Buying or Selling a Home/purchase price


How much does a history of sewer backups lower the purchase price on a house?
The residence I am interested in has had 2 significant sewer backups from a city sewer line over a 6 year period.  Some clean up and repair has been done, but that is no guarantee all issues are resolved.  Roughly how much should I lower my purchase price offer due to this?

Hey, Mark.

I wish real estate buying and selling was as simple as deducting a certain amount for a certain problem. Unfortunately, it's not.

The thing to do is to find out if insurability is affected and, if so, how much the premium is going to be. Claims against home insurance policies show up in two national databases: Comprehensive Loss Underwriting Exchange (CLUE) and the Automated Property Loss Underwriting System (A-PLUS).

Unfortunately, information in the databases is not available to you, only to insurance companies and the homeowner via an insurance company.

Tell the homeowner that you want to see a previous claims list before you buy. They will have to request the list from their insurance agent and then provide it to you. Since you already know that there have been problems, you want to know how many and at what frequency. You don't want the homeowner downplaying the problem in order to make the sale.

If there are too many claims on the home, or expensive claims, you may find that the home you are buying is uninsurable.

You might also call an appraiser and ask if a history of sewer backups affects the appraisal value of the home. If it does (but I suspect it doesn't), then you'll have your answer about how much to lower the purchase price on the home.

Hope that helps. Good luck, Mark.


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Russel Ray


Through home inspections, I provide an education about real estate. I'm one of those rare home inspectors who has been involved in real estate in many different capacities: as a Realtor (in Texas), as a property investor/flipper, as a teacher, and as a marketing expert (for Realtors and home inspectors). I believe that my experience as a Realtor and property investor provides me with a different viewpoint about home inspections in that I work for my Clients, but when there are other people involved in helping my Clients, then I firmly believe in helping them, too. That includes Realtors (both the seller's and the buyer's), repair professionals (e.g., plumbers, electricians, etc.). If I can get all the players (seller, seller's Realtor, buyer, buyer's Realtor, and repair professionals) playing in the same sandbox together to accomplish goals as a TEAM (Together Everyone Accomplishes More), then I believe I have succeeded in my job as a home inspector. My profession is, in my opinion, much more than simply documenting the condition of a property and then take the money and run. I am also a rare breed in that I don't believe that one inspection fits the needs of all Clients, and I have led the industry in understanding that fact. For example, the goals of a property investor are far different than the goals of someone buying a property to live in. The goals of a seller (a pre-listing inspection) are far different than the goals of a buyer (a pre-purchase inspection). To that end, I offer 14 different types of inspections, e.g., STANDARD, LIST, RENTER, BASIC, MAINTENANCE, SPOT, and more. I believe in giving the benefit of the doubt to all professionals in whatever industry they represent until they prove me wrong.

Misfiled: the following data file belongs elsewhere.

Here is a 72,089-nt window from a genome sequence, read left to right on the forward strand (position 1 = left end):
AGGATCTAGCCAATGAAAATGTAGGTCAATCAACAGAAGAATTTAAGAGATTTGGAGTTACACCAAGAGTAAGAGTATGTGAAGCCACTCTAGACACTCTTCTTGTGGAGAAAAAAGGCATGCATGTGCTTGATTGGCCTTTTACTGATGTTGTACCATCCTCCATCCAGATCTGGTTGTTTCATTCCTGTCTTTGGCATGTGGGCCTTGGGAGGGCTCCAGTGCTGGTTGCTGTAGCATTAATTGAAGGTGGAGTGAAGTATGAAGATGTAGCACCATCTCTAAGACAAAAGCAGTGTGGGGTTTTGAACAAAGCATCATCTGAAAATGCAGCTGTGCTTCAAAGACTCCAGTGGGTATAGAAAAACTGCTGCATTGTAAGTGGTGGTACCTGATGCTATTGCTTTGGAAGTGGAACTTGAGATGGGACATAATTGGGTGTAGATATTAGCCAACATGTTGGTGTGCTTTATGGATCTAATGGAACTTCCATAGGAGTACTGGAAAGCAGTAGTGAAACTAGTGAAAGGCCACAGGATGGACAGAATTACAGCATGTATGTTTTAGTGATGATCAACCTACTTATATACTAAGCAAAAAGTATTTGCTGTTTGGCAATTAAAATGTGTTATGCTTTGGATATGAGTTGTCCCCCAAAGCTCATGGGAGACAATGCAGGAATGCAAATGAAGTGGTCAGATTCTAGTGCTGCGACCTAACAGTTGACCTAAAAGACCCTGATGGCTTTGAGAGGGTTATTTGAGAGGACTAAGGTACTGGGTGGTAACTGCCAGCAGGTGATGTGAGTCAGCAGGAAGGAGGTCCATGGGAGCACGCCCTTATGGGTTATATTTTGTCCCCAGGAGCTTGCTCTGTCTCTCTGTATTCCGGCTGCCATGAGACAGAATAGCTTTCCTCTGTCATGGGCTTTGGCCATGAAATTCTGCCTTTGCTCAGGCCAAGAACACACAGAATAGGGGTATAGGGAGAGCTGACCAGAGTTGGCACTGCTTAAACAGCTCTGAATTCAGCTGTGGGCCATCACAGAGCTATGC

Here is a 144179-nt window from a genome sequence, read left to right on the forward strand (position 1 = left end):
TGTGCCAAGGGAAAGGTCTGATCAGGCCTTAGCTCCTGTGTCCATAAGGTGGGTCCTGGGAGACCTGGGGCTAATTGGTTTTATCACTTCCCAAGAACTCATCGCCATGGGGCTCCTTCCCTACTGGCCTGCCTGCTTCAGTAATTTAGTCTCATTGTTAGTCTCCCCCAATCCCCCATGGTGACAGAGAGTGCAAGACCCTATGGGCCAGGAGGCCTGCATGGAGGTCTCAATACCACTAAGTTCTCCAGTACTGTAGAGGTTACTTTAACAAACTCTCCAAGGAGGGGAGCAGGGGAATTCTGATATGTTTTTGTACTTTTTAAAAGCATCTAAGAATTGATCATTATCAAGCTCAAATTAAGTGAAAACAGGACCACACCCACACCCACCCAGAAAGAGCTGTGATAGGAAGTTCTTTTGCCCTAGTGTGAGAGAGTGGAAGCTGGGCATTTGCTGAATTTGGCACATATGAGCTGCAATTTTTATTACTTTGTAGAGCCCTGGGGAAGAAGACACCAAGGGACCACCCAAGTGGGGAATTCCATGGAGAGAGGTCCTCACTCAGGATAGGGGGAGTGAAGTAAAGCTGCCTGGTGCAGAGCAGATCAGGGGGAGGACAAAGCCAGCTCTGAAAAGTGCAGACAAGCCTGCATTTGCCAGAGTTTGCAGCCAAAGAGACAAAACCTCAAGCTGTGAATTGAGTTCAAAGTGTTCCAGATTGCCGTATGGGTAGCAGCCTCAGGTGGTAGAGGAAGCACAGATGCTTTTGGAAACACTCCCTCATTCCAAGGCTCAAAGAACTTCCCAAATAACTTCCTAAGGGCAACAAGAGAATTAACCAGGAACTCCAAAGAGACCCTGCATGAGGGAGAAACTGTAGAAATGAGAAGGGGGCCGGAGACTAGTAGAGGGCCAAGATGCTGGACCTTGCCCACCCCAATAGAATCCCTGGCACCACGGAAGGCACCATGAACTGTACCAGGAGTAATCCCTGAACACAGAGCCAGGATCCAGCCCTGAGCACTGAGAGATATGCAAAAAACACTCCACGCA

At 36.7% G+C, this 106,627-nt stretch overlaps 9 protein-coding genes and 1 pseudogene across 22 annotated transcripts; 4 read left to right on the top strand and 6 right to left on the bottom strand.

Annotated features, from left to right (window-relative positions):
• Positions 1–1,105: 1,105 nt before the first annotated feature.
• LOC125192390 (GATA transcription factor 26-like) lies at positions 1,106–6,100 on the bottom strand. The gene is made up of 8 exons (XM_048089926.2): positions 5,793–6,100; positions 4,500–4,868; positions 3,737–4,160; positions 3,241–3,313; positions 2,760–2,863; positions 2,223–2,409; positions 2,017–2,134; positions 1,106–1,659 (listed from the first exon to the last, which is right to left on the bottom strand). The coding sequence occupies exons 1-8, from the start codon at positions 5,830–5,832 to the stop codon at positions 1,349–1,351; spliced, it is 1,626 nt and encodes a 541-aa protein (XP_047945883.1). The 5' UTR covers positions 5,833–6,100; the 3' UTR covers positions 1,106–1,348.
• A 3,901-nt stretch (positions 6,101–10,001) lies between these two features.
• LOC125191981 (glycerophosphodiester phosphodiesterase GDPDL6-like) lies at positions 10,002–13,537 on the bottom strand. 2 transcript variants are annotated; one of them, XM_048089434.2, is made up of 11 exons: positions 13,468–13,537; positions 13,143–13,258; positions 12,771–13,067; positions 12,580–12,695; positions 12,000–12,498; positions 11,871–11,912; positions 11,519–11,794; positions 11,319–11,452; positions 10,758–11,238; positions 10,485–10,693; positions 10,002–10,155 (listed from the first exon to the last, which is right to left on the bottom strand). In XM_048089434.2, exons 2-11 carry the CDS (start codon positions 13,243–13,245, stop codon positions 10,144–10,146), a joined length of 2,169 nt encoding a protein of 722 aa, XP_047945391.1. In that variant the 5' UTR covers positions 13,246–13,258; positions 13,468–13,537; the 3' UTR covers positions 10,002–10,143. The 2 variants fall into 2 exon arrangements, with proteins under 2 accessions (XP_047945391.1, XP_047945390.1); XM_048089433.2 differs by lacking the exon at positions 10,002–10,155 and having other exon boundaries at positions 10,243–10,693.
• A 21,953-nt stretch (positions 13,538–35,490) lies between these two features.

Over 42 years in all aspects of real estate--building homes, renovating homes, inspecting homes, Realtor.

National Association of Certified Home Inspector, Better Business Bureau of San Diego

Graduate of Texas A&M University; College Station, Texas

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